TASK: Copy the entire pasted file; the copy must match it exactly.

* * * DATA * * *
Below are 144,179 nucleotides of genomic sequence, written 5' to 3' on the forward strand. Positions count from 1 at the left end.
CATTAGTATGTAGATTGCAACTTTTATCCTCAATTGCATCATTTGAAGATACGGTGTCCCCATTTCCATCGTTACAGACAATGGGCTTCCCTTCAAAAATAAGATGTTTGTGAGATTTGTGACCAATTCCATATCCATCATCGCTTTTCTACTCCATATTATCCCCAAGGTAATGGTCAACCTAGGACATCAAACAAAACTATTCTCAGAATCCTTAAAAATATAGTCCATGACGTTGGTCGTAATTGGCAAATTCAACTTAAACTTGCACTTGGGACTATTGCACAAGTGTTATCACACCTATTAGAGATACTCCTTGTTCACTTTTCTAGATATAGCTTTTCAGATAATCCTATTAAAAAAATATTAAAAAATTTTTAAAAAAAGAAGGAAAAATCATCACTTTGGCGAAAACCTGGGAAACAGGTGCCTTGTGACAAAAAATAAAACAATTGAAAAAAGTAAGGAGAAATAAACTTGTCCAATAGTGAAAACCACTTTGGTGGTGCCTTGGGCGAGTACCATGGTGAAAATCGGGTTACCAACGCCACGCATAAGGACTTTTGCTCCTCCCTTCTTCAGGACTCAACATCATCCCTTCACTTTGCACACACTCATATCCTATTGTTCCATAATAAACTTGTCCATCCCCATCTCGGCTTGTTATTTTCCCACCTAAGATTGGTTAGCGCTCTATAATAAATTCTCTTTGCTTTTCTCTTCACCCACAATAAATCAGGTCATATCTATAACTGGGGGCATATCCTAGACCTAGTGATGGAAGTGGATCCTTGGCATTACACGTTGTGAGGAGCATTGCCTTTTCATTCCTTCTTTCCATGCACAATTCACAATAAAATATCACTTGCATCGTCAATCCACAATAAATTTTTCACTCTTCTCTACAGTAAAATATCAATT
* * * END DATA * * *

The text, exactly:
Below are 144,179 nucleotides of genomic sequence, written 5' to 3' on the forward strand. Positions count from 1 at the left end.
CATTAGTATGTAGATTGCAACTTTTATCCTCAATTGCATCATTTGAAGATACGGTGTCCCCATTTCCATCGTTACAGACAATGGGCTTCCCTTCAAAAATAAGATGTTTGTGAGATTTGTGACCAATTCCATATCCATCATCGCTTTTCTACTCCATATTATCCCCAAGGTAATGGTCAACCTAGGACATCAAACAAAACTATTCTCAGAATCCTTAAAAATATAGTCCATGACGTTGGTCGTAATTGGCAAATTCAACTTAAACTTGCACTTGGGACTATTGCACAAGTGTTATCACACCTATTAGAGATACTCCTTGTTCACTTTTCTAGATATAGCTTTTCAGATAATCCTATTAAAAAAATATTAAAAAATTTTTAAAAAAAGAAGGAAAAATCATCACTTTGGCGAAAACCTGGGAAACAGGTGCCTTGTGACAAAAAATAAAACAATTGAAAAAAGTAAGGAGAAATAAACTTGTCCAATAGTGAAAACCACTTTGGTGGTGCCTTGGGCGAGTACCATGGTGAAAATCGGGTTACCAACGCCACGCATAAGGACTTTTGCTCCTCCCTTCTTCAGGACTCAACATCATCCCTTCACTTTGCACACACTCATATCCTATTGTTCCATAATAAACTTGTCCATCCCCATCTCGGCTTGTTATTTTCCCACCTAAGATTGGTTAGCGCTCTATAATAAATTCTCTTTGCTTTTCTCTTCACCCACAATAAATCAGGTCATATCTATAACTGGGGGCATATCCTAGACCTAGTGATGGAAGTGGATCCTTGGCATTACACGTTGTGAGGAGCATTGCCTTTTCATTCCTTCTTTCCATGCACAATTCACAATAAAATATCACTTGCATCGTCAATCCACAATAAATTTTTCACTCTTCTCTACAGTAAAATATCAATT